“THE YOUNG are honorable and see the problems,” Paul Goodman wrote in 1968, “but they don’t know anything because we have not taught them anything.” Michael Brown’s wise and eloquent essay proves him wrong. The young know quite a lot, but their elders (including the very students Goodman described) have deprived them of a sturdy tradition of social criticism that should be their birthright. The tradition of Thoreau, James, Veblen, Addams, Dewey, Bourne, and Mumford that Goodman kept alive in the postwar years has apparently become an embarrassment to those aspiring to “global citizenship” and a “post-national” consciousness: its masterworks barely figure in humanities courses. As a result, young Americans find themselves exiled from their country’s moral narrative. “Tradition has been broken,” Goodman wrote fifty years ago, “and yet there is no standard to affirm. Culture becomes eclectic, sensational, or phony.” With luck, Jonathan Lee’s forthcoming film Paul Goodman Changed My Life will lead viewers back to Goodman’s work and that of the critics who inspired him. The new editions of several of his books brought out by PM Press are a good place to start.
Irving Howe observed that “Goodman continues to write as if it were still possible to move people: perhaps not sufficiently or in sufficient numbers, yet with some sense that speech remains a power.” Goodman had an uncanny ability to make the most radical suggestions sound eminently reasonable, as if they were projects that free people could agree on and pursue that very day. His criticism was an appeal to Americans’ “horse sense,” the imperiled “habit of making independent judgments and in democratically rubbing shoulders with all kinds and conditions.” The title of one of his collections, Utopian Essays and Practical Proposals, captured what was unique about the man. Who else moved so easily from calls to abolish nuclear weapons and ban cars from Manhattan to a plan to replace hospital nurses’ starchy whites with easy-to-wash seersuckers? All were steps citizens could take to live more human lives.
Because he was an anarchist from the outset, and never a communist, Goodman didn’t waste the cold war years apologizing for having been naïve about the Soviet Union. Nor did he beat a familiar path from Left to Center or Right. Instead, he dispensed with traditional political formulas as he sorted through the cultural wreckage left by “the missed and compromised revolutions of modern times.” His penetrating indictment of “our abundant society” in Growing Up Absurd still stands.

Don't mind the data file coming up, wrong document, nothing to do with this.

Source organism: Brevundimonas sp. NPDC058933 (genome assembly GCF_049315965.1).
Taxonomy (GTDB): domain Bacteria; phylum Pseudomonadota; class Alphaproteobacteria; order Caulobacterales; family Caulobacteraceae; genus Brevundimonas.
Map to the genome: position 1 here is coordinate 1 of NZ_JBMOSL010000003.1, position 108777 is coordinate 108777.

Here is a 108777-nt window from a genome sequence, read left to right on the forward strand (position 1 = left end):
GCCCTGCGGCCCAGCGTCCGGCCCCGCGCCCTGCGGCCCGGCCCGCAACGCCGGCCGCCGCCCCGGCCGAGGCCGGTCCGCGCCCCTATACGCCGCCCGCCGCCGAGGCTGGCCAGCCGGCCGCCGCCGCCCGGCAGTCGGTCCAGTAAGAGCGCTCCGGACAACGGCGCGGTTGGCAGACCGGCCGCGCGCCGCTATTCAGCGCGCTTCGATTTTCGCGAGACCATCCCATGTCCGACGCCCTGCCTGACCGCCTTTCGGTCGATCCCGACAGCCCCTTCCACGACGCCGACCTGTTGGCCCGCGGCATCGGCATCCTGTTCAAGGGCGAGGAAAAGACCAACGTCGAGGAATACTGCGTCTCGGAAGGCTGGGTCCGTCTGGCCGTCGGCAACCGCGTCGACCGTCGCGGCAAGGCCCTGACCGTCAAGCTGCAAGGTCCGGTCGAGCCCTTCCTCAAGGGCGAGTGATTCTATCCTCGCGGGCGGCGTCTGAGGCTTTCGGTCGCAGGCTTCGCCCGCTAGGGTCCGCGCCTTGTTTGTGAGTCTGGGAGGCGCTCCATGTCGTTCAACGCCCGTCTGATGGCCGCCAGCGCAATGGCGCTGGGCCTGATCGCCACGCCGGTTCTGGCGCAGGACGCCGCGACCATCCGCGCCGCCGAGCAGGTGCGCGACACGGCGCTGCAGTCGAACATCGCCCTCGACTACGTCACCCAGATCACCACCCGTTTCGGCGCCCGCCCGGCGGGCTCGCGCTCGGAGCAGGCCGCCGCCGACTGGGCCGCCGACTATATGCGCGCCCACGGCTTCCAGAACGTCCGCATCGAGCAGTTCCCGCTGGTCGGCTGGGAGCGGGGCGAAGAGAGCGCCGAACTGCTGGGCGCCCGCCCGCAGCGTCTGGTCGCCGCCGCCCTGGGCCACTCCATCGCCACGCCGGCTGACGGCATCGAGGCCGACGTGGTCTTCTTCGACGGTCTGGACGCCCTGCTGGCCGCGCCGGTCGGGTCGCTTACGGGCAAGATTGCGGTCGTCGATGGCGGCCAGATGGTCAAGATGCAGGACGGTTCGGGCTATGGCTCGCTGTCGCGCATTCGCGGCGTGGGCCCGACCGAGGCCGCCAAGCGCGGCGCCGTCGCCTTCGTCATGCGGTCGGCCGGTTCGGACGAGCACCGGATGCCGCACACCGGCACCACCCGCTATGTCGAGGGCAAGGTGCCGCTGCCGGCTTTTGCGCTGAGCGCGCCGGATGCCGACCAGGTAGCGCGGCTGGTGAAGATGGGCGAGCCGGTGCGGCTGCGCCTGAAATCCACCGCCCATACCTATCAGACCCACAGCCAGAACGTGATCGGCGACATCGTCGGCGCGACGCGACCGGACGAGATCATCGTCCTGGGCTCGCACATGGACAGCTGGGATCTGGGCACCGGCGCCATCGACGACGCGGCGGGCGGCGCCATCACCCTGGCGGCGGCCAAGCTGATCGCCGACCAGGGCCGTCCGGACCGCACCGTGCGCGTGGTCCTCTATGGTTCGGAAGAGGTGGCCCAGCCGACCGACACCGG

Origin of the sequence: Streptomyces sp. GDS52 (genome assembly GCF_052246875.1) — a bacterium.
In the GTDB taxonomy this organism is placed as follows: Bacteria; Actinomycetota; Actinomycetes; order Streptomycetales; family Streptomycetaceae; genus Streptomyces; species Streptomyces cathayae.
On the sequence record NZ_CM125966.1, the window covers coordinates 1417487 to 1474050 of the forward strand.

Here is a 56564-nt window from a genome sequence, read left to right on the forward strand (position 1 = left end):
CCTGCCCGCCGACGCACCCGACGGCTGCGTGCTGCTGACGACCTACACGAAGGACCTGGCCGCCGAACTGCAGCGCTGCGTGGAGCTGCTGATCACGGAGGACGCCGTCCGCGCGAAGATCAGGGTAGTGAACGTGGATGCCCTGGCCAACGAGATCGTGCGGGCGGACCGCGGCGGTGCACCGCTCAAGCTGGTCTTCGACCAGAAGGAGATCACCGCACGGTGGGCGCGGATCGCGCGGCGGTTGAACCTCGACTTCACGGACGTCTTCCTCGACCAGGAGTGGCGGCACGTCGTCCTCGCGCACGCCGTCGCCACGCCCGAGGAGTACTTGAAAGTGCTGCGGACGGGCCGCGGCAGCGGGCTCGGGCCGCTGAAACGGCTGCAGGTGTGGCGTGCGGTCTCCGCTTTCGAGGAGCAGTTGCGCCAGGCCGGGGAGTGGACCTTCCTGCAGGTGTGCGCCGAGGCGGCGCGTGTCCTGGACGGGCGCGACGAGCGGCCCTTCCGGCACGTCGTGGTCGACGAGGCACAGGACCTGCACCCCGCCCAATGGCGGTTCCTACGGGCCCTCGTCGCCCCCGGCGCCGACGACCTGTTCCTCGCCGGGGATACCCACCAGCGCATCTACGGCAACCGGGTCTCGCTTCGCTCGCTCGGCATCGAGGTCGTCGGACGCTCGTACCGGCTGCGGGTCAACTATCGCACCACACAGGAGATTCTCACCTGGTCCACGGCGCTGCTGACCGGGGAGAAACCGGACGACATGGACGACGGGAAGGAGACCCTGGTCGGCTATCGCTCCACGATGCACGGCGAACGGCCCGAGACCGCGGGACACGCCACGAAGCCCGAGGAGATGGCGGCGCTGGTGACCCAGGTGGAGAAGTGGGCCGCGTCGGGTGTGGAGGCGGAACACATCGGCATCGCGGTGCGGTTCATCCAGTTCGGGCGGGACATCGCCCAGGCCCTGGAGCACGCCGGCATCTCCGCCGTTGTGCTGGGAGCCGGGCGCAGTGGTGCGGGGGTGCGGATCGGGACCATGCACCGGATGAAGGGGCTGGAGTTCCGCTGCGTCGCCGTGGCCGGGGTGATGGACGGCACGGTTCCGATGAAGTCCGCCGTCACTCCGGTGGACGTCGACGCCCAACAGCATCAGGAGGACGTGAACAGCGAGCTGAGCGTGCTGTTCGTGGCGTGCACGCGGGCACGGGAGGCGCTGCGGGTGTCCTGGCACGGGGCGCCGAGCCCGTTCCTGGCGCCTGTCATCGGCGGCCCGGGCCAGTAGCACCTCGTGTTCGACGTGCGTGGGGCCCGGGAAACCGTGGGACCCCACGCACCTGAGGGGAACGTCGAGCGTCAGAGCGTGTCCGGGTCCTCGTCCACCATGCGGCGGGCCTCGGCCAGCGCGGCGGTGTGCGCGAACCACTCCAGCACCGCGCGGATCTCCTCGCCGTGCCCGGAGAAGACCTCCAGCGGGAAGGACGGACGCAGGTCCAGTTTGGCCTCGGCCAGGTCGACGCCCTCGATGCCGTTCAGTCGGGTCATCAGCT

It is lacking in enough man’s work. It is lacking in honest public speech, and people are not taken seriously. It is lacking in the opportunity to be useful. It thwarts aptitude and creates stupidity. It corrupts ingenuous patriotism. It corrupts the fine arts. It shackles science. It dampens animal ardor. It discourages the religious convictions of Justification and Vocation and it dims the sense that there is a Creation. It has no Honor. It has no Community.
Goodman was obtuse in thinking the maladies he diagnosed in that book were irrelevant to the experiences of girls and women. But he was not obtuse in insisting that all those capitalized words mattered, and that their waning was a source of profound sadness for many Americans. The difficulty Goodman had in defining his own position over the years—a “community anarchist,” a “Neolithic conservative,” or (my favorite) an “anarchist patriot”—speaks more to the uselessness of political labels than any uncertainty in his thinking.
Goodman saw more clearly than most of his “crazy young allies” in the 1960s that the United States suffered from a crisis of meaning that could not be resolved by politics alone, least of all the politics of “revolution.” The elevation of consumption over satisfying work had fostered a base cynicism among Americans of all backgrounds. Seemingly at odds, the corporate executive, the juvenile delinquent, and the Beat were united in thinking that role-playing comprised the sum total of human relations. An “organized system of reputations” had displaced older standards of excellence that challenged the young to master and surpass what they had inherited from previous generations. They had lost the very idea of an “objective changeable world,” the “conviction that there is a Creation of the Six Days, a real world rather than a system of social rules that indeed are often arbitrary.” As young people they were “early resigned” and stayed that way.
Goodman admitted his tone was that of an “Angry Middle-Aged Man, disappointed but not resigned.” Today’s disappointed but not resigned—women and men of all ages—should hunt down his fugitive writings and read them.
Casey Nelson Blake teaches history and American Studies at Columbia University. He is writing a longer essay on Paul Goodman for Raritan.